After all, whether you're an amateur or a professional, shouldn't that be the whole point?

Monday, January 7, 2008

Mock Day Part III: What are We Looking For?

by JW

Happy New Year to all! PBDB is back from our holiday hiatus. We've got some good stuff coming for early 2008, including some photo and video posts, book reviews, and maybe even some liveblogging of Peabody Audition Week in all its awesome glory. For now, here's my final post on Mock Day.

After all of the What and How of Mock Day, it's time to look at the Why. What's the point of all this and what are we looking for from the students when they play?

First, we should describe some things we're not looking for. We're not looking for whether the student is ready to win a professional orchestra audition. We know in advance that many of the students simply aren't yet ready as players to reach that level. We do let students know how close they are to that level on each excerpt, but it isn't a requirement for an A. We also aren't looking to see which student "wins" or is the best player that day. Each student is only auditioning against their own abilities and potential, not against any other student's playing. We don't even expect every student to be able to play all of the excerpts at a performance tempo yet.

So what are the things we want to see on Mock Day?

- The most important by far is that we see HARD WORK. We want to hear that students know what their problem areas are and are orienting their practicing towards improving in these areas. This can often be seen in what students choose for their performance tempi. If a student who I know is struggling with their spiccato stroke takes a particular excerpt under tempo in order to maintain good bow technique, I give them a good mark for being willing to do what they need to do to build their technique. As Paul says, "If you are working as hard as you can in rep class you will earn an A. If you aren't working as hard as you can, you should ask yourself if Peabody is the right place for you."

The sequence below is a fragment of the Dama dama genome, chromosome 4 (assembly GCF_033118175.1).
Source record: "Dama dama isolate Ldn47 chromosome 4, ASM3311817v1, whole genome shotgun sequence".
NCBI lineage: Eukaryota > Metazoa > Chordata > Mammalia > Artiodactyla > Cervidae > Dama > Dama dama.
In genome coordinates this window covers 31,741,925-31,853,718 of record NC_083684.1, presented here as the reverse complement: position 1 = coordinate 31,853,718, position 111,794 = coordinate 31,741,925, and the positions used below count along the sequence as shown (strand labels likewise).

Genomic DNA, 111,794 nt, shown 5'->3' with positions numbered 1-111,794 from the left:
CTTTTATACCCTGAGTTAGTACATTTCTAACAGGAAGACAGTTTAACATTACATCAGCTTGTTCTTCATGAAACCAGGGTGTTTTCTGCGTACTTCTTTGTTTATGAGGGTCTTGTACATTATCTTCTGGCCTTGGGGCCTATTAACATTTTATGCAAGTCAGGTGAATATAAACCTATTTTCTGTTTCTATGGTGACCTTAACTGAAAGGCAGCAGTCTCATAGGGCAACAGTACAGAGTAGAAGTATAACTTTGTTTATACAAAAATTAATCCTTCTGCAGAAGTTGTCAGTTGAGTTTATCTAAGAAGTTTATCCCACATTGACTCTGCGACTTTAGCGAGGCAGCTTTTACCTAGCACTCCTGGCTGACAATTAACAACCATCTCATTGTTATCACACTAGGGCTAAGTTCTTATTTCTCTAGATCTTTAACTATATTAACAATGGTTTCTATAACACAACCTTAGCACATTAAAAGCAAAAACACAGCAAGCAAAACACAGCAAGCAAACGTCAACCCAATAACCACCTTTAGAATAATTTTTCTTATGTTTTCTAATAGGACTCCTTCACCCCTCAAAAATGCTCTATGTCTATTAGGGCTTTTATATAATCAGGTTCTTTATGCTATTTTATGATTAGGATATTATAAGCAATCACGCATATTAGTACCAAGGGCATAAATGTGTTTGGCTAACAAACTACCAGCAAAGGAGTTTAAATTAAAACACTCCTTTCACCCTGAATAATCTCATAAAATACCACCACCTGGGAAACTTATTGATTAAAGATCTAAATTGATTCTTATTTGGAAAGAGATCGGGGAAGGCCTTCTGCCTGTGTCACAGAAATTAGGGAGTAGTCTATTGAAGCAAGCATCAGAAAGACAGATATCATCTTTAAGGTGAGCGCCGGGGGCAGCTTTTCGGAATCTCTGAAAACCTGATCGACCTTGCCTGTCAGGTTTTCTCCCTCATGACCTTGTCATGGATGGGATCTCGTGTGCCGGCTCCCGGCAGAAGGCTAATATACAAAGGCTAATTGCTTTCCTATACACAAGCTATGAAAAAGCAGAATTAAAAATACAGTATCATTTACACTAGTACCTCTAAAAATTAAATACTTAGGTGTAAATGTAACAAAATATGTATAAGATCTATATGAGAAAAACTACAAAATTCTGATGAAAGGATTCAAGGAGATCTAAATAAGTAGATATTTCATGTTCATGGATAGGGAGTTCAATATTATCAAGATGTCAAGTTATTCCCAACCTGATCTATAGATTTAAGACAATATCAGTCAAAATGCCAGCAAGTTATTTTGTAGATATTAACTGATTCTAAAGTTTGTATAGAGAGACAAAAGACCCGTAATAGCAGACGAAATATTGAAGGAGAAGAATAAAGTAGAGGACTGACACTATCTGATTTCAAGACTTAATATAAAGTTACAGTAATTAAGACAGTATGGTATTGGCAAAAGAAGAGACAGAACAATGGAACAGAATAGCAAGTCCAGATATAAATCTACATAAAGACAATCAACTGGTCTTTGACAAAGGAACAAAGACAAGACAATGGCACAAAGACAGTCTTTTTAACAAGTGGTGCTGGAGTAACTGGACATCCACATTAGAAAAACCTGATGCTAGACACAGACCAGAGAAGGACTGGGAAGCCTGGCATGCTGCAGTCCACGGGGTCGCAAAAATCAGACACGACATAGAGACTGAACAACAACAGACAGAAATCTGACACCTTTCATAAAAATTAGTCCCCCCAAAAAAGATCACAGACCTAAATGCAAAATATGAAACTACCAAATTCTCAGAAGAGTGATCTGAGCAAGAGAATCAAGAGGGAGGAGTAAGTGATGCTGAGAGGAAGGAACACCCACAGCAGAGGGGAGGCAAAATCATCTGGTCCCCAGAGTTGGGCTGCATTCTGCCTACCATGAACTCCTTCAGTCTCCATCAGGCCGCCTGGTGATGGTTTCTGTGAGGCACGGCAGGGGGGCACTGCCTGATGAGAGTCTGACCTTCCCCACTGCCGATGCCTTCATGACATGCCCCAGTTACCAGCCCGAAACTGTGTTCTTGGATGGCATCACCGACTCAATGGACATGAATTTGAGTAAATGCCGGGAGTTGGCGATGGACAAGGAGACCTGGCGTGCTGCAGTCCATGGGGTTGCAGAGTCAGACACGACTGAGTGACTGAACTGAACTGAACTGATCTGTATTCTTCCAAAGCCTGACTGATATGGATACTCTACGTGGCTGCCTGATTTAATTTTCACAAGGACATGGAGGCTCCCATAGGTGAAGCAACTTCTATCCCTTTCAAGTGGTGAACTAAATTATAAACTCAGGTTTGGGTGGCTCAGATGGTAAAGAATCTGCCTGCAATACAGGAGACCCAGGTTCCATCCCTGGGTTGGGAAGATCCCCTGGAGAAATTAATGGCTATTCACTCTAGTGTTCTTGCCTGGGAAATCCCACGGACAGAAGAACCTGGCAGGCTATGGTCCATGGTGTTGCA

- We are also looking for a sense that the students understand what is called for in each excerpt in terms of dynamics, bow strokes, and basic style and phrasing. Even if they don't have total mastery of it yet, we want to see that they know what they're aiming for. If, after having several classes on the Bach Badinerie from the 2nd Orchestral Suite, a student plays it like it's a lost Strauss tone poem, I begin to wonder whether they were paying attention in class...

- We want to see how well the student copes with nerves. We try to make the whole experience very similar to a real audition. We use a screen, and also do not allow the students to speak to us during their audition. The list of excerpts to be played is not posted until the day of Mocks. All these things combine to create an anxiety-inducing environment, which helps students see how they will react and practice managing those feelings effectively.

- And finally, of course we are looking for the things that would matter in any orchestral audition: intonation, rhythm, sound, musicality, and consistency and accuracy. In the end, that's what it's ultimately about for all of us. Students are here to acquire and internalize these very skills.

I hope this little series has demystified some of the process that a school like Peabody uses to teach orchestral excerpts. If you're a student at a music school right now, you most likely have an orchestral class not unlike this. If you don't, and you are interested in a musical career involving orchestra playing of any sort, I respectfully suggest that you find out why not! As I wrote here, we all need to learn how to audition well to be able to work in the orchestral field, and studying excerpts systematically is an important part of this process for most of us.